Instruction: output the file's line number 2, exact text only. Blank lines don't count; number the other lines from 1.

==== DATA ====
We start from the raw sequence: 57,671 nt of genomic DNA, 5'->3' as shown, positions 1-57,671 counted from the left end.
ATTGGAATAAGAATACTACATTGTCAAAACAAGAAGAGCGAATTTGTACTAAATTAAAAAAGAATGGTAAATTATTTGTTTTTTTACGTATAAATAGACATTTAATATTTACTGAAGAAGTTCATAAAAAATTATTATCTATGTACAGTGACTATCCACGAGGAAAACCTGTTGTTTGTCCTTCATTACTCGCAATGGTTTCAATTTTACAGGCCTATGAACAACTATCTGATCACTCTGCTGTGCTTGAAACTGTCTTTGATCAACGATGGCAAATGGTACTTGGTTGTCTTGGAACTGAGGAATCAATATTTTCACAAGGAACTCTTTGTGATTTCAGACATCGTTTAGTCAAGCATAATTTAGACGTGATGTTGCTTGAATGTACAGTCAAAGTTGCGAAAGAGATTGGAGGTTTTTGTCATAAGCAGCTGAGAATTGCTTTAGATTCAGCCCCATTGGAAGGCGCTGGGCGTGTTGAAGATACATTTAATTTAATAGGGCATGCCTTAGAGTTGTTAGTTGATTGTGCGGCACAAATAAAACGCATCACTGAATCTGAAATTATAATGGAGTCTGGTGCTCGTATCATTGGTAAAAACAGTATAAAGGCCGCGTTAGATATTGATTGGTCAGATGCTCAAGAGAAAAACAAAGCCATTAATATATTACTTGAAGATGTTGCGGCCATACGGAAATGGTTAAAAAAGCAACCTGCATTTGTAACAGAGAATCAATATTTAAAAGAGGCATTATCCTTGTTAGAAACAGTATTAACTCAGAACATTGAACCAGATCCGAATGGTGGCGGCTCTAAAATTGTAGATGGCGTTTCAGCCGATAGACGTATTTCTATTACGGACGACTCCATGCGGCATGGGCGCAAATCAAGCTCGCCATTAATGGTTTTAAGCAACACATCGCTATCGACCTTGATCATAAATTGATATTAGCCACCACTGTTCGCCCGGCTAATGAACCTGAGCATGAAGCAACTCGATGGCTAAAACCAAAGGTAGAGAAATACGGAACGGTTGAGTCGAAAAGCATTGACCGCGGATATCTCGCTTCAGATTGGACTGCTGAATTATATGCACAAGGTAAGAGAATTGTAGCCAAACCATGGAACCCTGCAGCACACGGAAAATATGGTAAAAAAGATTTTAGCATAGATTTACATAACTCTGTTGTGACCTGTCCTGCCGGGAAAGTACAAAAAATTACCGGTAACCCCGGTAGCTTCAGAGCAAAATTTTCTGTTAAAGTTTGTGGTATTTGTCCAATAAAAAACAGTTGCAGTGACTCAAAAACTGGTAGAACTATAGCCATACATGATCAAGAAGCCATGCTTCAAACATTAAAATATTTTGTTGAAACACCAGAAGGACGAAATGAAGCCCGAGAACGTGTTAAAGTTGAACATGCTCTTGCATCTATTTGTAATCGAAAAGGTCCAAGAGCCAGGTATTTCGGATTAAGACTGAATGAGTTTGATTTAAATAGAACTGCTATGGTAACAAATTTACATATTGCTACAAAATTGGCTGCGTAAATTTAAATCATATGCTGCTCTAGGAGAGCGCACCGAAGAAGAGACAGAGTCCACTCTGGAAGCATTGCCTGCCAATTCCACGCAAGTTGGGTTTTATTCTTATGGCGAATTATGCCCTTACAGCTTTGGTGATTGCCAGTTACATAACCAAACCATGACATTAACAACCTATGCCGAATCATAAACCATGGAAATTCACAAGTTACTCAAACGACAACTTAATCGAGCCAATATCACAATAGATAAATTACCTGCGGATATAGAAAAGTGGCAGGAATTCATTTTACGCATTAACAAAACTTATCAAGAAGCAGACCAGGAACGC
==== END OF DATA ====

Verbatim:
ATTGGAATAAGAATACTACATTGTCAAAACAAGAAGAGCGAATTTGTACTAAATTAAAAAAGAATGGTAAATTATTTGTTTTTTTACGTATAAATAGACATTTAATATTTACTGAAGAAGTTCATAAAAAATTATTATCTATGTACAGTGACTATCCACGAGGAAAACCTGTTGTTTGTCCTTCATTACTCGCAATGGTTTCAATTTTACAGGCCTATGAACAACTATCTGATCACTCTGCTGTGCTTGAAACTGTCTTTGATCAACGATGGCAAATGGTACTTGGTTGTCTTGGAACTGAGGAATCAATATTTTCACAAGGAACTCTTTGTGATTTCAGACATCGTTTAGTCAAGCATAATTTAGACGTGATGTTGCTTGAATGTACAGTCAAAGTTGCGAAAGAGATTGGAGGTTTTTGTCATAAGCAGCTGAGAATTGCTTTAGATTCAGCCCCATTGGAAGGCGCTGGGCGTGTTGAAGATACATTTAATTTAATAGGGCATGCCTTAGAGTTGTTAGTTGATTGTGCGGCACAAATAAAACGCATCACTGAATCTGAAATTATAATGGAGTCTGGTGCTCGTATCATTGGTAAAAACAGTATAAAGGCCGCGTTAGATATTGATTGGTCAGATGCTCAAGAGAAAAACAAAGCCATTAATATATTACTTGAAGATGTTGCGGCCATACGGAAATGGTTAAAAAAGCAACCTGCATTTGTAACAGAGAATCAATATTTAAAAGAGGCATTATCCTTGTTAGAAACAGTATTAACTCAGAACATTGAACCAGATCCGAATGGTGGCGGCTCTAAAATTGTAGATGGCGTTTCAGCCGATAGACGTATTTCTATTACGGACGACTCCATGCGGCATGGGCGCAAATCAAGCTCGCCATTAATGGTTTTAAGCAACACATCGCTATCGACCTTGATCATAAATTGATATTAGCCACCACTGTTCGCCCGGCTAATGAACCTGAGCATGAAGCAACTCGATGGCTAAAACCAAAGGTAGAGAAATACGGAACGGTTGAGTCGAAAAGCATTGACCGCGGATATCTCGCTTCAGATTGGACTGCTGAATTATATGCACAAGGTAAGAGAATTGTAGCCAAACCATGGAACCCTGCAGCACACGGAAAATATGGTAAAAAAGATTTTAGCATAGATTTACATAACTCTGTTGTGACCTGTCCTGCCGGGAAAGTACAAAAAATTACCGGTAACCCCGGTAGCTTCAGAGCAAAATTTTCTGTTAAAGTTTGTGGTATTTGTCCAATAAAAAACAGTTGCAGTGACTCAAAAACTGGTAGAACTATAGCCATACATGATCAAGAAGCCATGCTTCAAACATTAAAATATTTTGTTGAAACACCAGAAGGACGAAATGAAGCCCGAGAACGTGTTAAAGTTGAACATGCTCTTGCATCTATTTGTAATCGAAAAGGTCCAAGAGCCAGGTATTTCGGATTAAGACTGAATGAGTTTGATTTAAATAGAACTGCTATGGTAACAAATTTACATATTGCTACAAAATTGGCTGCGTAAATTTAAATCATATGCTGCTCTAGGAGAGCGCACCGAAGAAGAGACAGAGTCCACTCTGGAAGCATTGCCTGCCAATTCCACGCAAGTTGGGTTTTATTCTTATGGCGAATTATGCCCTTACAGCTTTGGTGATTGCCAGTTACATAACCAAACCATGACATTAACAACCTATGCCGAATCATAAACCATGGAAATTCACAAGTTACTCAAACGACAACTTAATCGAGCCAATATCACAATAGATAAATTACCTGCGGATATAGAAAAGTGGCAGGAATTCATTTTACGCATTAACAAAACTTATCAAGAAGCAGACCAGGAACGC